You can use the WP-PostViews plugin to automate a Most Viewed posts section, or you can create your own list of classic posts. Once your classic posts leave the home page, they’re often buried in your site. Like displaying trophies on a mantle, showcasing your classic posts allows more readers to find and enjoy them.

Provide an index.

Much of your site’s traffic comes from search engines. And many readers are first-timers on your site. Providing an index readers can quickly scan (such as with this site map index plugin) is an excellent way to let users skim your entire post collection. An index may increase the page views per visitor. It also shows you just what you’ve written. It’s like a Table of Contents for your site.

Get your own URL and match it to your blog’s title.

If your blog title doesn’t match the URL, it will be harder for users to remember the location of your site. It pays to use your own URL. Even if you just purchase a domain and point your hosted blog to it, it looks more professional. Readers don’t always use RSS to read your blog’s content.

Include a Recent Posts section in your sidebar.

A recent posts section in your sidebar provides an at-a-glance index for your latest posts. Especially if you write long posts, the recent posts section allows readers to see what you’ve been up to without scrolling down a lengthy page.

Reward commenters for commenting.

If you add the Show Top Commenters plugin, you can show the people who most frequently comment on your blog. This is a simple way to create your own community of readers with similar interests. You should read their blogs and comment on them as well. In this way your blog turns into more than just a one-person show: it becomes a virtual community.

Post often

Posting regularly to your blog, such as daily, every few days, or every week, will change your experience of blogging. It will help you stay engaged with your topic. It will build a greater community of readers, who will post more comments. More comments will make blogging more rewarding and fun, not to mention more content rich for your site – leading to more page views from search engines.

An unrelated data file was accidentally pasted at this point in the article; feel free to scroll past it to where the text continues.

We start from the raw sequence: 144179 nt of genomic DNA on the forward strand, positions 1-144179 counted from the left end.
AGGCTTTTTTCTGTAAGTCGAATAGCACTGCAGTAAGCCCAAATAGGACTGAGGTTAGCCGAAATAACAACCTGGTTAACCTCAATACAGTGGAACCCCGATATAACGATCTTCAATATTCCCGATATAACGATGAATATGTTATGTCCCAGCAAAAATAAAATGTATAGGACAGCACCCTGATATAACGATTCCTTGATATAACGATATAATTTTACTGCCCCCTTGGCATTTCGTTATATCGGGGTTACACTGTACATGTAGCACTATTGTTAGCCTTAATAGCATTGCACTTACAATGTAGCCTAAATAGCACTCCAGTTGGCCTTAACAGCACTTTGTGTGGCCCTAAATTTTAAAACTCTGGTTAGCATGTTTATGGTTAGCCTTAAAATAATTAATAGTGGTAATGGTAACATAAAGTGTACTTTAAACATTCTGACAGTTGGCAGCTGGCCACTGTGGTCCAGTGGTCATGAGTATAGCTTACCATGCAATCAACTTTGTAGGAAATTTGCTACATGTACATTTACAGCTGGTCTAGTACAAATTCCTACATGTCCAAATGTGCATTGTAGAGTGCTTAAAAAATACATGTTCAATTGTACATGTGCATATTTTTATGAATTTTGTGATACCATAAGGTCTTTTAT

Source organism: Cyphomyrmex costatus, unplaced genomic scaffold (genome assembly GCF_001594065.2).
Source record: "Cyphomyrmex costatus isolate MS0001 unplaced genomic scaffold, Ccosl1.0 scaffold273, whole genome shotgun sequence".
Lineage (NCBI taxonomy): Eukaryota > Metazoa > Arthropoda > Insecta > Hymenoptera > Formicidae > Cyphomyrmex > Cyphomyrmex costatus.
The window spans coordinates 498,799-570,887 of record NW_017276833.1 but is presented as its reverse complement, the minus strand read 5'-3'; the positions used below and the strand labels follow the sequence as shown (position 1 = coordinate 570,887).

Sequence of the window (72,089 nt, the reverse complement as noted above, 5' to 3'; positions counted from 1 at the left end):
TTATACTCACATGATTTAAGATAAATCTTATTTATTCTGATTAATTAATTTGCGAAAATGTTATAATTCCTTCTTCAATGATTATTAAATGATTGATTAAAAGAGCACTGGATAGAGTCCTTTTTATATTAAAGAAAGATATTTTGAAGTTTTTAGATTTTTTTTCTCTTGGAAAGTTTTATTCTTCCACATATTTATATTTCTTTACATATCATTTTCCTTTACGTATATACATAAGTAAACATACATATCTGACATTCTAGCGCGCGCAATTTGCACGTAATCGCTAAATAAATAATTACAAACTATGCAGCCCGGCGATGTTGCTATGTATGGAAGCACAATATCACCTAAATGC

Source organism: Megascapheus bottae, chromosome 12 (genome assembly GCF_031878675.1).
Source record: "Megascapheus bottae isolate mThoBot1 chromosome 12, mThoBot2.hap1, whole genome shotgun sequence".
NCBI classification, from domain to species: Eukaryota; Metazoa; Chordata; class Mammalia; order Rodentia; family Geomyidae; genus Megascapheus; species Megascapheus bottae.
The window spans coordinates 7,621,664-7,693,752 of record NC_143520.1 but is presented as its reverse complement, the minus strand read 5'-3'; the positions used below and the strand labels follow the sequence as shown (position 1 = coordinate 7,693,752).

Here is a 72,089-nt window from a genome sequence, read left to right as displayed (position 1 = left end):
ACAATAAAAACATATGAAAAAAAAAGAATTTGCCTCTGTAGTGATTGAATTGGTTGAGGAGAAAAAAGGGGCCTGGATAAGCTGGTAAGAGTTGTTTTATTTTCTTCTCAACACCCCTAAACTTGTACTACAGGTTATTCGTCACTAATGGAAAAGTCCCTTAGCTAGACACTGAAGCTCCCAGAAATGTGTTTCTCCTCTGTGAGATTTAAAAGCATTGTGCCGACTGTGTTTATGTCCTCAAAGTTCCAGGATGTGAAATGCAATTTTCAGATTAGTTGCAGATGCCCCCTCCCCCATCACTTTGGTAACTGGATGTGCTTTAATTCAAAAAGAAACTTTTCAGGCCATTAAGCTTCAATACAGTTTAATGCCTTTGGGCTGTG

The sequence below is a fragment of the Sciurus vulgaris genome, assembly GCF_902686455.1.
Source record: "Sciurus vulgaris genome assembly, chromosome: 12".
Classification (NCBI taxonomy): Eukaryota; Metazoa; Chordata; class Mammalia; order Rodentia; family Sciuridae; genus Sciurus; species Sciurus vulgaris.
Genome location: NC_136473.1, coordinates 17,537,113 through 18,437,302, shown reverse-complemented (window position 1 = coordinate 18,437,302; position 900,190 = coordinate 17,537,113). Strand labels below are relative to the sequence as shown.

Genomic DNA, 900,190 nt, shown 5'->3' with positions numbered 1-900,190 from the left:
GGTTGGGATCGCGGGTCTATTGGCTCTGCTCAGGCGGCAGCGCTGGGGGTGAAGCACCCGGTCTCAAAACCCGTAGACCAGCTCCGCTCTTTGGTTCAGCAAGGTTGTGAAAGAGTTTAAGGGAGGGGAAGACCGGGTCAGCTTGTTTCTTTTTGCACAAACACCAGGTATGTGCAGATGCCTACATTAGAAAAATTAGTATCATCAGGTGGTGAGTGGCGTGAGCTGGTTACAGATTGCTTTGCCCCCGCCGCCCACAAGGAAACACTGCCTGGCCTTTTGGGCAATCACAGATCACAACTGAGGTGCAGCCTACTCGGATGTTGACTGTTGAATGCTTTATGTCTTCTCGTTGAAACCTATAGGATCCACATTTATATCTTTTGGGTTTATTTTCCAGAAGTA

However, if you have nothing to say, don’t blog fluff. That annoys readers even more than not posting and you will lose readers. But if you stay engaged with your topic – reading articles, books, other blogs; listening to podcasts and other recordings; attending events and seminars; and reflecting on the work you’re engaged in – you will have plenty to say each day. Whether you can carve out the time is another matter. The Technorati graph below shows that the most popular bloggers post about twice a day; the least popular post a dozen times a month.

I'm going to write on:-

How to apply for Adsense
How to make money with Adsense
What to do to get approval from google Adsense
How to apply for pay-per-click affiliate programs 


Anytime you feel tempted to add a new feature or advanced technology to your site, first consider whether you would get a higher ROI by spending the resources on polishing the quality of what you already have. Most companies, e-commerce sites, government agencies, and non-profit organizations would contribute more to their website’s business goals with better headlines than with any new technology (aside from a better search engine, of course).